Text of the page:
Sewer pipe failing - suggestions?

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rangerssuck wrote:

Okay. Screwy idea #2.
Get some day laborers from your local Home Depot parking lot to dig up the existing line. Lay a new line.
My son did that (sort of). His next-door neighbor (from Guatemala) dug up about 60' of sewer line and replaced it with some sort of heavy-duty PVC-looking stuff. Total charge was $500.
Screwy idea #3
My city replaced the sanitary sewer main serving my home not long ago. The original line was 8" concrete pipe. They replaced it with 10" PVC-looking plastic. What was novel, was they did it without digging up the original! Here's how they did it.
They started at one end of the block and PUSHED (more like hammered) to new pipe in place. As it moved along, it fractured and split the old concrete pipe. Then the contractor came along with an itty-bitty Bobcat, dug down 8' to the new line and attached each individual home to the new pipe. After that, another crew followed, repairing fences and re-sodding the yards where they dug access pits.
Point is, there may be a similar service available to you.
Keep looking.
Screwy idea #4
Sell the house and move on.
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On Apr 25, 4:07 pm, snipped-for-privacy@toyotamail.com wrote:

As I explained, the problem is that the chimney was sized for the furnace and water heater. The furnace requires a flue much larger than the water heater. With just the water heater left on a large chimney, in winter the combustion gases will cool off in the chimney and condense into acidic water. Over time that destroys the mortar in the flue joints. With the furnace there, it was also operating during the winter keeping the chimney warm enough so that condensation doesn't occur.
It won't cause the chimney to fail next year, but over time it will likely take it's toll.

Those joints inside the chimney are the ones I'm talking about.

The exhaust consists of gases which condense when it cools. With natural gas, the resulting condensate is acidic.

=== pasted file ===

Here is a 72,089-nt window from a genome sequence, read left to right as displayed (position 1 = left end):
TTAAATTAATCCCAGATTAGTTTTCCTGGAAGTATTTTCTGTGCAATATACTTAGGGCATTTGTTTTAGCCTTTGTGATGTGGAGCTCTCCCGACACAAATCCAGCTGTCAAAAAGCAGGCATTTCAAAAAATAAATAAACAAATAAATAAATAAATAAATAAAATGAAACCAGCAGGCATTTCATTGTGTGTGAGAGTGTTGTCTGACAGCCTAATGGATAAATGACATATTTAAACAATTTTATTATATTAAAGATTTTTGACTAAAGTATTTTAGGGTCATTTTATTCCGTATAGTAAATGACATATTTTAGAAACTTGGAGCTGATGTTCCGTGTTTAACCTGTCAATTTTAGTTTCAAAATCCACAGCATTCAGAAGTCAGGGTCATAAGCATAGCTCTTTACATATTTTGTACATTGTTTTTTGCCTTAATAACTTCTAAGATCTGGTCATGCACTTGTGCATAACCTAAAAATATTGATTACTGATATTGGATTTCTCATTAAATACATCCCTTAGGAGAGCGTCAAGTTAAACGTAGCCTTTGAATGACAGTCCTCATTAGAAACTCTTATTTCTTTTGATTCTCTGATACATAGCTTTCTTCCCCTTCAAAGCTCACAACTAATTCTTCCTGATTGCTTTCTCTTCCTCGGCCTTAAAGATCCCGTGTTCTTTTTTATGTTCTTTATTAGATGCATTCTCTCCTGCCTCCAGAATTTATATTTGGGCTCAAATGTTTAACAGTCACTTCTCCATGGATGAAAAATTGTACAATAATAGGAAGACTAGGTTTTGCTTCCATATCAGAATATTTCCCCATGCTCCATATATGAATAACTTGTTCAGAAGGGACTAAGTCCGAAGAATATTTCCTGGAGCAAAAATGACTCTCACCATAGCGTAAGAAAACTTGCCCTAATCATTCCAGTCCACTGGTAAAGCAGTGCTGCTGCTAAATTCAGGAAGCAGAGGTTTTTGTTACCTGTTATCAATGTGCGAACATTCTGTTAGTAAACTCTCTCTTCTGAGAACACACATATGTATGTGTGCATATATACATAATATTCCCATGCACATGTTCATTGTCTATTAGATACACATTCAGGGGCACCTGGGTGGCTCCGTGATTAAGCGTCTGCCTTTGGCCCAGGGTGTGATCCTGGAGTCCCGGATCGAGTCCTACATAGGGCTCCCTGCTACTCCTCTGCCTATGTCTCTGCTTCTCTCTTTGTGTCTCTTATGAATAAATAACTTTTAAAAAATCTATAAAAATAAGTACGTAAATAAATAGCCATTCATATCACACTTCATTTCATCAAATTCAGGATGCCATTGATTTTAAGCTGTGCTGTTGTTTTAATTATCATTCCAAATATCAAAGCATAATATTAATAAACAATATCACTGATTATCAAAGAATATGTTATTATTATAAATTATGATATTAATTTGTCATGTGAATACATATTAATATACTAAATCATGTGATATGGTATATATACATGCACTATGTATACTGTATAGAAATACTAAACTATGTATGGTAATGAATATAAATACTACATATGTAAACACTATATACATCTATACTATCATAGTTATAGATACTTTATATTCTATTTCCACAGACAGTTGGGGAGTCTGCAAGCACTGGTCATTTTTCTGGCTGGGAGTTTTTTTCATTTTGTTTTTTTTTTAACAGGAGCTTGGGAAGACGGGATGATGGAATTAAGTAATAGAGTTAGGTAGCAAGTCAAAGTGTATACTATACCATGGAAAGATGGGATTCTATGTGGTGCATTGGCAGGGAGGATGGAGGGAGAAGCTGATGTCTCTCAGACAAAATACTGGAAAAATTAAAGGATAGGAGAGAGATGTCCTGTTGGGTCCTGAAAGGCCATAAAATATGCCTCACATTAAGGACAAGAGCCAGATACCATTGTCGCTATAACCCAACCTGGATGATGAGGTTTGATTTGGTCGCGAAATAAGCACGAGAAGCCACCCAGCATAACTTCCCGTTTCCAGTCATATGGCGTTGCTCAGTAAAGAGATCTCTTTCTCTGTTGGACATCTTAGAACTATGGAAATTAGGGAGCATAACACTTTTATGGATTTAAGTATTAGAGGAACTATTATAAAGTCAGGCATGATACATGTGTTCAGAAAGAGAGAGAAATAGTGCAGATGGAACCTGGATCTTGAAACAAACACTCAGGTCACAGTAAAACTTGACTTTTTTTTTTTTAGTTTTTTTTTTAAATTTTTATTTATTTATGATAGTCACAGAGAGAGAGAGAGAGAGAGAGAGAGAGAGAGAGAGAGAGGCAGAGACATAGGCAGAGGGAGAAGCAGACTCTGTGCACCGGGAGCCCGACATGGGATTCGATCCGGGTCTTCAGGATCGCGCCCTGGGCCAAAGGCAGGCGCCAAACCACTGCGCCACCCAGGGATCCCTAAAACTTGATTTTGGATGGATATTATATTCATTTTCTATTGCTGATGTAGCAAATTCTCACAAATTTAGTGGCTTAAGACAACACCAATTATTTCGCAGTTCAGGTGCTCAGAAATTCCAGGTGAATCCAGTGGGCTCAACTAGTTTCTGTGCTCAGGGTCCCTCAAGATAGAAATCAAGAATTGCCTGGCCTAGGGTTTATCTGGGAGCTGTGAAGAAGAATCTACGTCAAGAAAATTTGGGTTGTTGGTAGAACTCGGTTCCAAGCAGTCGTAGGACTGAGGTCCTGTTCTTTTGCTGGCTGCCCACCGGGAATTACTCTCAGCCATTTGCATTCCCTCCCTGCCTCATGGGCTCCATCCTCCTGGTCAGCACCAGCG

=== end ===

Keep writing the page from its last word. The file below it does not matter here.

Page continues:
They are sold, approved, labeled by the safety agencies for that use. What you are referring to is galvanic corrosion. That requires that two different metals be in contact through an electrolyte. A dielectric can be used to seperate the metals. But in the case of the connection to the water heater vent, there is no electrolyte. If just two different metals being in contact resulted in corrosion all kinds of everyday things would be failing, but they don't.

That a valid option.

As I said, if they were saying other repairs were needed to the chimney itself and they were not, I agree that's a scam. But if they said the chimney needs a liner with just the gas water heater left on it, that's not a scam. It's sound practice.
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That's a big price shift, from $7,700 to free. Thanks for the follow up, field report.
Christopher A. Young Learn more about Jesus www.lds.org .

he said, "Call Matt at Bardia." Of course I had no idea who Matt was or where Bardia was, but he gave the his phone number, and off I
Long story short, Matt said that if this were his house, he'd just leave it alone, but if it would make me (and my wife) more comfortable, running a snake through the pipe would cost under a couple of hundred bucks, and since his machine is currently broken, he referred me to another plumber.
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sewer line with tree roots? no problem it becomes a maintence issue.
just put rock salt water down the sewer 4 or 5 times a year, espically early spring right before trees leaf out. do this as last person leaves for day, so the salty water kills the roots but leaves trees unharmed......
must be over 15 years of me doing this. we dont have the bucks to replace the line
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Yeah... and it's JUST FINE for cast iron pipes, too! (not!)
There are relatively inexpensive organo-phosphate based sewer root killers that do the same thing. Although they're mildly low in pH, the little bit of acidic state they present won't corrode iron pipes like salt will.
LLoyd